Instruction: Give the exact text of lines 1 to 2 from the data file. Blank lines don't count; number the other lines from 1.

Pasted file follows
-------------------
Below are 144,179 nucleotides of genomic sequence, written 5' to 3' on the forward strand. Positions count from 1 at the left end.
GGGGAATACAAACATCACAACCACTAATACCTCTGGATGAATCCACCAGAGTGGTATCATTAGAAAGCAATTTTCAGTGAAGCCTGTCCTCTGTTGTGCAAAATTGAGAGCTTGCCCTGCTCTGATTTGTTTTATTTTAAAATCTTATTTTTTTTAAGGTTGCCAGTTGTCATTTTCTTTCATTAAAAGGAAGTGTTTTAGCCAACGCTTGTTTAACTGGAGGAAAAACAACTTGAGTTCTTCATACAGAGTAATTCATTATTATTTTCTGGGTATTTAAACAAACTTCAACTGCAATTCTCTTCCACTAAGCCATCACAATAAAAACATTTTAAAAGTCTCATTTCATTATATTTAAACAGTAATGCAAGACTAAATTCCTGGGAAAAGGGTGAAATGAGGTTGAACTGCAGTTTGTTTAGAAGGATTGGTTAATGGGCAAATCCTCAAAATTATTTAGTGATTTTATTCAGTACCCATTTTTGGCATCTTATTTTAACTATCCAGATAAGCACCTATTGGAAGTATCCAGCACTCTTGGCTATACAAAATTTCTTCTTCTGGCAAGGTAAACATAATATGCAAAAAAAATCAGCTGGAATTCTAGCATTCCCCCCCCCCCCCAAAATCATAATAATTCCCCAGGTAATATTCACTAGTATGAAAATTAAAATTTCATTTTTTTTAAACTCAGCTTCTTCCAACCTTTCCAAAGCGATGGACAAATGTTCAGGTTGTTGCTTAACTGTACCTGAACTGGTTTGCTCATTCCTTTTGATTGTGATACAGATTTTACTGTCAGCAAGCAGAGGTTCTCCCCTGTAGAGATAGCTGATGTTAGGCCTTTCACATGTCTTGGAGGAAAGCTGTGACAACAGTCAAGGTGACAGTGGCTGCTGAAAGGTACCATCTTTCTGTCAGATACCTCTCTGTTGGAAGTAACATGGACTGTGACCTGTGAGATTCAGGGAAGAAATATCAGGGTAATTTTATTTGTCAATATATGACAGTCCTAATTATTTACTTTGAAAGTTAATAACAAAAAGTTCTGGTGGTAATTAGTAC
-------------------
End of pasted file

Below are 144,179 nucleotides of genomic sequence, written 5' to 3' on the forward strand. Positions count from 1 at the left end.
GGGGAATACAAACATCACAACCACTAATACCTCTGGATGAATCCACCAGAGTGGTATCATTAGAAAGCAATTTTCAGTGAAGCCTGTCCTCTGTTGTGCAAAATTGAGAGCTTGCCCTGCTCTGATTTGTTTTATTTTAAAATCTTATTTTTTTTAAGGTTGCCAGTTGTCATTTTCTTTCATTAAAAGGAAGTGTTTTAGCCAACGCTTGTTTAACTGGAGGAAAAACAACTTGAGTTCTTCATACAGAGTAATTCATTATTATTTTCTGGGTATTTAAACAAACTTCAACTGCAATTCTCTTCCACTAAGCCATCACAATAAAAACATTTTAAAAGTCTCATTTCATTATATTTAAACAGTAATGCAAGACTAAATTCCTGGGAAAAGGGTGAAATGAGGTTGAACTGCAGTTTGTTTAGAAGGATTGGTTAATGGGCAAATCCTCAAAATTATTTAGTGATTTTATTCAGTACCCATTTTTGGCATCTTATTTTAACTATCCAGATAAGCACCTATTGGAAGTATCCAGCACTCTTGGCTATACAAAATTTCTTCTTCTGGCAAGGTAAACATAATATGCAAAAAAAATCAGCTGGAATTCTAGCATTCCCCCCCCCCCCCAAAATCATAATAATTCCCCAGGTAATATTCACTAGTATGAAAATTAAAATTTCATTTTTTTTAAACTCAGCTTCTTCCAACCTTTCCAAAGCGATGGACAAATGTTCAGGTTGTTGCTTAACTGTACCTGAACTGGTTTGCTCATTCCTTTTGATTGTGATACAGATTTTACTGTCAGCAAGCAGAGGTTCTCCCCTGTAGAGATAGCTGATGTTAGGCCTTTCACATGTCTTGGAGGAAAGCTGTGACAACAGTCAAGGTGACAGTGGCTGCTGAAAGGTACCATCTTTCTGTCAGATACCTCTCTGTTGGAAGTAACATGGACTGTGACCTGTGAGATTCAGGGAAGAAATATCAGGGTAATTTTATTTGTCAATATATGACAGTCCTAATTATTTACTTTGAAAGTTAATAACAAAAAGTTCTGGTGGTAATTAGTAC